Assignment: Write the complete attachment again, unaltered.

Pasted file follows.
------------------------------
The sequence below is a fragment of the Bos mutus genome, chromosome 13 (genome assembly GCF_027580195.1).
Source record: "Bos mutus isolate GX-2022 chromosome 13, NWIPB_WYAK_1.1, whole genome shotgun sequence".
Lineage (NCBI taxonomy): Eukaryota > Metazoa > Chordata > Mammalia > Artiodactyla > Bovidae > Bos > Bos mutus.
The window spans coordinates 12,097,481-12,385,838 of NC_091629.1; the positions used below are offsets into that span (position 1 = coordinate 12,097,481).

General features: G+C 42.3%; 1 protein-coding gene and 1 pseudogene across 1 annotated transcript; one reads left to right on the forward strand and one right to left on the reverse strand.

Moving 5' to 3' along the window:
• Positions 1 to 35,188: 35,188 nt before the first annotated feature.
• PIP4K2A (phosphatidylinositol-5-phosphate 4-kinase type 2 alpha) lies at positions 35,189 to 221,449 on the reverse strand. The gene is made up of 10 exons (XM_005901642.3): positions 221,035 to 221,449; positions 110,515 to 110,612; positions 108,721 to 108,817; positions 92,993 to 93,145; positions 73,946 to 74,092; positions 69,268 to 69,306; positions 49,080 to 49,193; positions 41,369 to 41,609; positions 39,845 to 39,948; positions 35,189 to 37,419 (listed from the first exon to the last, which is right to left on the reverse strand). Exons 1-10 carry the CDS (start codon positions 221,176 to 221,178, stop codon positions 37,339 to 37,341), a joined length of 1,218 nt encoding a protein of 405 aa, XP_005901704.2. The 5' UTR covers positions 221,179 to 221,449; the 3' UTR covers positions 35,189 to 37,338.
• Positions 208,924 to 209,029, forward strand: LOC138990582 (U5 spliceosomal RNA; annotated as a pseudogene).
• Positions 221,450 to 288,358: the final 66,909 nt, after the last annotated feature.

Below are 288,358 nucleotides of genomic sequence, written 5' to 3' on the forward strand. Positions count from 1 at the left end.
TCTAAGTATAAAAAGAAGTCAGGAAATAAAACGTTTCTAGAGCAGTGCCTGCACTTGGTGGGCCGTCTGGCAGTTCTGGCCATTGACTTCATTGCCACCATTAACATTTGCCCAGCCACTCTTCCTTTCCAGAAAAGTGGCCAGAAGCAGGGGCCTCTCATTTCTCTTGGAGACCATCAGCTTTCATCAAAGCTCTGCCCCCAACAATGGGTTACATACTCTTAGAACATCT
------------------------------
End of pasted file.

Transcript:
The sequence below is a fragment of the Bos mutus genome, chromosome 13 (genome assembly GCF_027580195.1).
Source record: "Bos mutus isolate GX-2022 chromosome 13, NWIPB_WYAK_1.1, whole genome shotgun sequence".
Lineage (NCBI taxonomy): Eukaryota > Metazoa > Chordata > Mammalia > Artiodactyla > Bovidae > Bos > Bos mutus.
The window spans coordinates 12,097,481-12,385,838 of NC_091629.1; the positions used below are offsets into that span (position 1 = coordinate 12,097,481).

General features: G+C 42.3%; 1 protein-coding gene and 1 pseudogene across 1 annotated transcript; one reads left to right on the forward strand and one right to left on the reverse strand.

Moving 5' to 3' along the window:
• Positions 1 to 35,188: 35,188 nt before the first annotated feature.
• PIP4K2A (phosphatidylinositol-5-phosphate 4-kinase type 2 alpha) lies at positions 35,189 to 221,449 on the reverse strand. The gene is made up of 10 exons (XM_005901642.3): positions 221,035 to 221,449; positions 110,515 to 110,612; positions 108,721 to 108,817; positions 92,993 to 93,145; positions 73,946 to 74,092; positions 69,268 to 69,306; positions 49,080 to 49,193; positions 41,369 to 41,609; positions 39,845 to 39,948; positions 35,189 to 37,419 (listed from the first exon to the last, which is right to left on the reverse strand). Exons 1-10 carry the CDS (start codon positions 221,176 to 221,178, stop codon positions 37,339 to 37,341), a joined length of 1,218 nt encoding a protein of 405 aa, XP_005901704.2. The 5' UTR covers positions 221,179 to 221,449; the 3' UTR covers positions 35,189 to 37,338.
• Positions 208,924 to 209,029, forward strand: LOC138990582 (U5 spliceosomal RNA; annotated as a pseudogene).
• Positions 221,450 to 288,358: the final 66,909 nt, after the last annotated feature.

Below are 288,358 nucleotides of genomic sequence, written 5' to 3' on the forward strand. Positions count from 1 at the left end.
TCTAAGTATAAAAAGAAGTCAGGAAATAAAACGTTTCTAGAGCAGTGCCTGCACTTGGTGGGCCGTCTGGCAGTTCTGGCCATTGACTTCATTGCCACCATTAACATTTGCCCAGCCACTCTTCCTTTCCAGAAAAGTGGCCAGAAGCAGGGGCCTCTCATTTCTCTTGGAGACCATCAGCTTTCATCAAAGCTCTGCCCCCAACAATGGGTTACATACTCTTAGAACATCT